Career Path: Exploring The World Of Real Estate Business


While an agency is a popular and high-profile career opportunity in real estate, it’s not the only option.

The industry goes deeper than that, and there are many other ways to use a real estate license.

Whether you want flexibility, structure, or a fast-paced work environment, you’ll find what you want in the real estate field.

Read on to learn about real estate’s most common careers.

Becoming an agent

A career as an agent is the first thing that pops into most people’s minds when they think about the industry.

Becoming an agent

After taking your real estate exam, passing it, and getting licensed, you’ll use your newfound marketing, networking, and customer service skills to help clients buy and sell properties.

Working at a brokerage

Another common career path is that of a broker. Real estate brokers share many duties with agents, but educational and licensing requirements are stricter.

As a real estate broker, you can work alone or as part of a brokerage team.

With the business and interpersonal skills required, real estate brokerage is a popular choice among those entering the field.

Becoming an appraiser

Real estate appraisers assess a property’s value before it is mortgaged, sold, or taxed.

Appraisers use their local knowledge to compare properties to others in the area, arriving at a reasonable estimate.

Aside from passing the state licensing exam, having a good educational background and in-depth industry knowledge will help you become a real estate appraiser.

Working as a consultant

Consultancy is another common career path among those in real estate.

While advising individuals and businesses on real estate transactions may seem simple, the knowledge required is enough to encourage many to seek graduate degrees.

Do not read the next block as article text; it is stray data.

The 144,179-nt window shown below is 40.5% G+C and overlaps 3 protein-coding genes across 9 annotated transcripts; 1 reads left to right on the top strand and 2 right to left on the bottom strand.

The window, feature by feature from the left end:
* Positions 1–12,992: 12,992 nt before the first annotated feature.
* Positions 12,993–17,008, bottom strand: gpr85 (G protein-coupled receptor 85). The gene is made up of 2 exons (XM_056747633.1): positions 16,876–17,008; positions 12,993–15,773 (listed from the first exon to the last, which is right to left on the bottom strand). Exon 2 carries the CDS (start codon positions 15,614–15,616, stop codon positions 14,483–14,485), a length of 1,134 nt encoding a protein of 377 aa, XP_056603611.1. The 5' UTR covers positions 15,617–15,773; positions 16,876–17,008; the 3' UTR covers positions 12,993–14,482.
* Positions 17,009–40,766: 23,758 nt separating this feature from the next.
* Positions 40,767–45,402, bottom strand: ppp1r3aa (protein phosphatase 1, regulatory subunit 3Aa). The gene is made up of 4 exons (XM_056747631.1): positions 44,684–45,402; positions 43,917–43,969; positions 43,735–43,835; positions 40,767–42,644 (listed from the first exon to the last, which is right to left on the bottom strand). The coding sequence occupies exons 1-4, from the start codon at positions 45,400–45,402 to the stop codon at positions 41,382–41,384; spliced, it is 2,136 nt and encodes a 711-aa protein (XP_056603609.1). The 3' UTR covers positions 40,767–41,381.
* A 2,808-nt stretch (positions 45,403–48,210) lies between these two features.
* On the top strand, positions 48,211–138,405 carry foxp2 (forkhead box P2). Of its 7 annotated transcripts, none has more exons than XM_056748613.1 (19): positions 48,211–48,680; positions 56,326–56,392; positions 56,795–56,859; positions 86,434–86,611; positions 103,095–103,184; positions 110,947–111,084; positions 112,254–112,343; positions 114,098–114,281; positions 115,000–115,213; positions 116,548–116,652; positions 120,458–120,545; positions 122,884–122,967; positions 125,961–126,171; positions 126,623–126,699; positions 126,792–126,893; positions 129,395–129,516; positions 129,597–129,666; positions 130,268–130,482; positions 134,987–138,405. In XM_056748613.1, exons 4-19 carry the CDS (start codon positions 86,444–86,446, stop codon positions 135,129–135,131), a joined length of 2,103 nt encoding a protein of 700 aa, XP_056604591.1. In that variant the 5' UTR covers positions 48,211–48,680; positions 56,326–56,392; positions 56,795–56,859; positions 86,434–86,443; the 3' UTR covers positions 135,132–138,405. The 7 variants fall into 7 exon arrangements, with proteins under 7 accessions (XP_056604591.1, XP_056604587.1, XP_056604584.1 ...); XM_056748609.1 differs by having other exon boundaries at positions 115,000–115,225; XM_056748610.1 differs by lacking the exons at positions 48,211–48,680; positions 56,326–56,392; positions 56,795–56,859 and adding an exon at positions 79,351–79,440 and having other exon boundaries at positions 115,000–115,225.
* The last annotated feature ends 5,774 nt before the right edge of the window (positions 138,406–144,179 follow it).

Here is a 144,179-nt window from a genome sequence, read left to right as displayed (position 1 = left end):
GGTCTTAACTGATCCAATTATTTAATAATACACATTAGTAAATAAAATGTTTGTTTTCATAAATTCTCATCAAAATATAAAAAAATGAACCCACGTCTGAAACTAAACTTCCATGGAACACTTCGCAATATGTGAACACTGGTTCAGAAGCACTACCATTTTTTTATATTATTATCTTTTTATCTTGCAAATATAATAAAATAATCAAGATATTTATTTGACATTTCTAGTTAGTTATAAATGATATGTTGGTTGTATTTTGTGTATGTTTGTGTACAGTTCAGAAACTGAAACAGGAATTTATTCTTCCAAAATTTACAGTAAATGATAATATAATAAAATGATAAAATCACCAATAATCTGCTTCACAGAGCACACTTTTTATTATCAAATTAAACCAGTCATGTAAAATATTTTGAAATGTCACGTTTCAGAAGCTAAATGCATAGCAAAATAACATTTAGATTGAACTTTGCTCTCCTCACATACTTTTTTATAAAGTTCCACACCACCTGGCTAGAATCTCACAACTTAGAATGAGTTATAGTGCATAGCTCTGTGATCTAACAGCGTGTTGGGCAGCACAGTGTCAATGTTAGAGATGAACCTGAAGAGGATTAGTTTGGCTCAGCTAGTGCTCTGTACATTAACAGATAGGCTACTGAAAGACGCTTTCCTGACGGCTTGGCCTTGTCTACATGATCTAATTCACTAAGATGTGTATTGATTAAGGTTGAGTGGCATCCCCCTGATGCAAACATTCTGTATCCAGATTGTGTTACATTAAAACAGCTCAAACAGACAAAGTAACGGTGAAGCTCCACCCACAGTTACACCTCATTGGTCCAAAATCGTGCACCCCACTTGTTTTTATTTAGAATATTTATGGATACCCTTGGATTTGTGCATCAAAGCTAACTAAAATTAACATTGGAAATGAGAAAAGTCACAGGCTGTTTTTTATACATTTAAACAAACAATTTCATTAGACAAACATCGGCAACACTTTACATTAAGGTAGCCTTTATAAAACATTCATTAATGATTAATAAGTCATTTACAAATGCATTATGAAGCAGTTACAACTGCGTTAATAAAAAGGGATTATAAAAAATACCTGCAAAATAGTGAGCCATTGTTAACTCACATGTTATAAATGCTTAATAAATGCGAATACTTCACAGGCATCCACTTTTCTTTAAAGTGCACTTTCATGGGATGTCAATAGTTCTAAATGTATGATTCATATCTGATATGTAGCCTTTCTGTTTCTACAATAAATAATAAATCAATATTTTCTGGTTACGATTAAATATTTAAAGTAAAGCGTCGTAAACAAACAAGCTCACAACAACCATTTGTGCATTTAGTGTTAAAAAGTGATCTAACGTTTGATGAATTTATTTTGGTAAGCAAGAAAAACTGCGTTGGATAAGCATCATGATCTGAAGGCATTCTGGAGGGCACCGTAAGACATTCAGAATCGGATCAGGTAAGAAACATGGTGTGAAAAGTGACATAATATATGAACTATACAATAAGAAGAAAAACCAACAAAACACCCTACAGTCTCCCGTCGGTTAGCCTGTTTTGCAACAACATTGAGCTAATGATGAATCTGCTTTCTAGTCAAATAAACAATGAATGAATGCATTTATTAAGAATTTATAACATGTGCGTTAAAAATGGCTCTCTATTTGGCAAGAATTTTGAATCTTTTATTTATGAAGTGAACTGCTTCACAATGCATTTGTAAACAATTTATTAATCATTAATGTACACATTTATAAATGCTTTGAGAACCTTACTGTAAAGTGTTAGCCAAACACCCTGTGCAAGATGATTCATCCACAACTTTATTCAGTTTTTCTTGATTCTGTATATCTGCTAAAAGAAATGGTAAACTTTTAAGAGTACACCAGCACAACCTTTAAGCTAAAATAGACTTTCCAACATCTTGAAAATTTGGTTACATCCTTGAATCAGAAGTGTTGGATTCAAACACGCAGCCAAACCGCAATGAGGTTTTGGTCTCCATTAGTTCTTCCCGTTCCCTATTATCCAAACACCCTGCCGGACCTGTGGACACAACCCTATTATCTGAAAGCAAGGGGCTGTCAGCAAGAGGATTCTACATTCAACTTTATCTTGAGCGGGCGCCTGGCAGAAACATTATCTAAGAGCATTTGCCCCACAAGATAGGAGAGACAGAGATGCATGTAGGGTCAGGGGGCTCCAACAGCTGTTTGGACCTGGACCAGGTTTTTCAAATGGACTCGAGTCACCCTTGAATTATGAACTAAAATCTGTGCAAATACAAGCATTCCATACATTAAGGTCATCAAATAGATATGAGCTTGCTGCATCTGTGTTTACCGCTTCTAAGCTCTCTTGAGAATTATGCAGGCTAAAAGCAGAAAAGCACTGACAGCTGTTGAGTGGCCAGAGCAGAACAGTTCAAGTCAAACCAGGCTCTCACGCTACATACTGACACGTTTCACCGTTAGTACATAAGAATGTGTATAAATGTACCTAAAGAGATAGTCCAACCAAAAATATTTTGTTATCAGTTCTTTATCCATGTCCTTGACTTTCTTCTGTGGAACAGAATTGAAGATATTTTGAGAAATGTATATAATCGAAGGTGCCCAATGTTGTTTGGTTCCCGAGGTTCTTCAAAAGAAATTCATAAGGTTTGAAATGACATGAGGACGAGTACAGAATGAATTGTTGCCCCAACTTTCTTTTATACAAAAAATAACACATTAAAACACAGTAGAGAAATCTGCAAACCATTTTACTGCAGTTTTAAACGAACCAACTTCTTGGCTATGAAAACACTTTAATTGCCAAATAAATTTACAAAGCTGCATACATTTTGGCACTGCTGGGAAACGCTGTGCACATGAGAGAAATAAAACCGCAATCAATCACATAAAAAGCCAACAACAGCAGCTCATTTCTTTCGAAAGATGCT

As a consultant, you’ll need a deep understanding of all aspects of property purchases and sales, and you’ll use your research skills to educate clients on market trends.

Real estate consultants are in demand because of the detailed information they offer.

Managing rental properties

Property management is another accessible path for aspiring real estate workers.

Managers select tenants, negotiate leases, collect rent, schedule maintenance, list properties, and manage clients’ finances.

Whatever it takes to run a property smoothly and profitably, a property manager does.

Although licensing is required, you’ll also need customer service, business, and interpersonal skills to be an effective property manager.

Analyzing acquisitions

Real estate acquisition analysts evaluate potential investments for clients, using detailed models to assess opportunities, perform market research, and present their findings.

Analysts need advanced education and knowledge of Excel, ARGUS, and other programs.

Managing assets

An asset manager’s responsibility is to maximize investment returns and property values.

While market research is a primary duty, revenue forecasting and data analysis are equally important.

As an asset manager, you’ll find revenue sources, reduce client expenditures, and mitigate risk.

Being a leasing agent or consultant

Working in this sector may mean becoming a leasing consultant or agent.